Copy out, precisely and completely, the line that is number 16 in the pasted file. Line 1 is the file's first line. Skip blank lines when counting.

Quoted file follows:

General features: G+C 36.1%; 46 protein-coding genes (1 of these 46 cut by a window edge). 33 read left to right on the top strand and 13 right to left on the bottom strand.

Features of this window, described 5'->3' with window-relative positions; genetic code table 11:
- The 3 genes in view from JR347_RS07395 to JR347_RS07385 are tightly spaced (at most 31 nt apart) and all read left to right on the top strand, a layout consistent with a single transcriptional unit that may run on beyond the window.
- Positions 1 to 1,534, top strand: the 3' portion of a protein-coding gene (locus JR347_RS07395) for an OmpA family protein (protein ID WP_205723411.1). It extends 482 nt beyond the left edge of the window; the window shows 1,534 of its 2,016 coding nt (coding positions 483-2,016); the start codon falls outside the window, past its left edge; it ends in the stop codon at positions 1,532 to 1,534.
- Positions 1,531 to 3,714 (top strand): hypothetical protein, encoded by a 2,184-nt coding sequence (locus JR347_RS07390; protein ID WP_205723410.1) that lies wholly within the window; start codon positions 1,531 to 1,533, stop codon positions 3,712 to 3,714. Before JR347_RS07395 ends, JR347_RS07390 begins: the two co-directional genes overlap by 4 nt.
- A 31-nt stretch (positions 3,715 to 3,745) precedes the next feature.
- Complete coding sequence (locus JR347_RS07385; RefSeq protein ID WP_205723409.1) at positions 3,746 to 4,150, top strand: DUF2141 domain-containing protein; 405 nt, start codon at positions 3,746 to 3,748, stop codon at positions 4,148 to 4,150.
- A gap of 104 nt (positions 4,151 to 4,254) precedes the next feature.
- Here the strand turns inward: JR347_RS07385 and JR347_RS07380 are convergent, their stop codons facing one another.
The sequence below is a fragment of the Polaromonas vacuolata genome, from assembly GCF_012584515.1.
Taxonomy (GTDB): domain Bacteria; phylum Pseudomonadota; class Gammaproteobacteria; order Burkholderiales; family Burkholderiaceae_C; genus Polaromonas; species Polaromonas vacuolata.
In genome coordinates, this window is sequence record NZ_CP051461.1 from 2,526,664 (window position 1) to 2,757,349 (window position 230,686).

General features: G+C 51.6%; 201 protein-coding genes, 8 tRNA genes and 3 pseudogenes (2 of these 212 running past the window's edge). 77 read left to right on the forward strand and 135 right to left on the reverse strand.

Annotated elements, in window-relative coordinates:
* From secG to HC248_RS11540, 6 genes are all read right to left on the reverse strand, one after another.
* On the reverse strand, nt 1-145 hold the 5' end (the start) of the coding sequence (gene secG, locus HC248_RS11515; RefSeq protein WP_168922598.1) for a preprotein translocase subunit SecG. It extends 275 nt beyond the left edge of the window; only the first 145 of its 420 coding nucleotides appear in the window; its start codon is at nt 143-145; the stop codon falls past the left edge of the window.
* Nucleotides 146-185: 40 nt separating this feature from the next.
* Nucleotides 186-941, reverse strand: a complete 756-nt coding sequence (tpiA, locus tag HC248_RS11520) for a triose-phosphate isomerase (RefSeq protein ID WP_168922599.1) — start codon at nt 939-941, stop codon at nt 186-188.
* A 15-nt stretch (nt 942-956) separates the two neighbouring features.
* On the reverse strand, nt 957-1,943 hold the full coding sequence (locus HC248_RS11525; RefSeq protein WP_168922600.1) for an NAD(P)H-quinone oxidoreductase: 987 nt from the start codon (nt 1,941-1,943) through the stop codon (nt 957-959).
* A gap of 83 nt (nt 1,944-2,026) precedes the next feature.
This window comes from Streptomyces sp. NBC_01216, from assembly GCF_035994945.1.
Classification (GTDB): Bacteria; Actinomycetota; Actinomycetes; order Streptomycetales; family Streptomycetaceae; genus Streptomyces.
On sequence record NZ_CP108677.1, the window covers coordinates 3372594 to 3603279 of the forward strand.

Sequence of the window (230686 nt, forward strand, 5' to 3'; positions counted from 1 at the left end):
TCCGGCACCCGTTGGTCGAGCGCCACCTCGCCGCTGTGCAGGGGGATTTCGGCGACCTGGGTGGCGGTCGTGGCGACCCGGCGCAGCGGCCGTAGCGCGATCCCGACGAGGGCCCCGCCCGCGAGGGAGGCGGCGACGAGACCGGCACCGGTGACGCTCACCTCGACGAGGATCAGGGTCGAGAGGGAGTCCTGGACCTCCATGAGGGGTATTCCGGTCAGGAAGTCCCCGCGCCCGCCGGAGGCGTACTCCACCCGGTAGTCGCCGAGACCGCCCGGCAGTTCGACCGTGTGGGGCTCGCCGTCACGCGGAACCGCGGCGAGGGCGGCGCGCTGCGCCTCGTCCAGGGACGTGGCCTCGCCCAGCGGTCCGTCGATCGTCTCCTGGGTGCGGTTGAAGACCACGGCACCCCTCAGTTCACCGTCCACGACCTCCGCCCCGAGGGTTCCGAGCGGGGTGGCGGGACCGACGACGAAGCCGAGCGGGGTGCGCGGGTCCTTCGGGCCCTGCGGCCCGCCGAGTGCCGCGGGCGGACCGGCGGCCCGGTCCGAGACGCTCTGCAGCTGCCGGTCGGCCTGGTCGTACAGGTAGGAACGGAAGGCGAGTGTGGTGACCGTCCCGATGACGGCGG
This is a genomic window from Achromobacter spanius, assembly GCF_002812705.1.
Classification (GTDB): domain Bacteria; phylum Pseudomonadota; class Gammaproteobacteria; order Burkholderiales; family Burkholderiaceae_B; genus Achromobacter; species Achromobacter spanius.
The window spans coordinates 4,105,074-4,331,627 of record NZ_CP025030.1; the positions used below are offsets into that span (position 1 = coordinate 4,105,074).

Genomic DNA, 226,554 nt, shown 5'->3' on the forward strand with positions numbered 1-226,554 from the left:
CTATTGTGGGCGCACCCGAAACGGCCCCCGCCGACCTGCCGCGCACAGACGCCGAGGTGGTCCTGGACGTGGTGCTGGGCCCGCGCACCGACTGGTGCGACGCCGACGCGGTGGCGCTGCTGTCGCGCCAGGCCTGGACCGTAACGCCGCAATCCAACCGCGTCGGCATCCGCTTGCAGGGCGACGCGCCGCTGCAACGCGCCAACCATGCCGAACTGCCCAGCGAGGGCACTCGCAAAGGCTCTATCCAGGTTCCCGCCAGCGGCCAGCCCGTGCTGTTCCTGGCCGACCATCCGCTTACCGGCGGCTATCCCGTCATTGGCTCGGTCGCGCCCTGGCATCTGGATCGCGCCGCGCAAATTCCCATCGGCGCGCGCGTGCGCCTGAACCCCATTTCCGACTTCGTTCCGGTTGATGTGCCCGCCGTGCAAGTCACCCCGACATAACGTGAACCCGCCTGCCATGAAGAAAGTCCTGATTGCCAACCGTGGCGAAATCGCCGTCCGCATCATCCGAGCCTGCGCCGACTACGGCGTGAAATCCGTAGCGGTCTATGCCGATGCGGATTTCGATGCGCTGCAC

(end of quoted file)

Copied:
* On the reverse strand, nt 1-145 hold the 5' end (the start) of the coding sequence (gene secG, locus HC248_RS11515; RefSeq protein WP_168922598.1) for a preprotein translocase subunit SecG. It extends 275 nt beyond the left edge of the window; only the first 145 of its 420 coding nucleotides appear in the window; its start codon is at nt 143-145; the stop codon falls past the left edge of the window.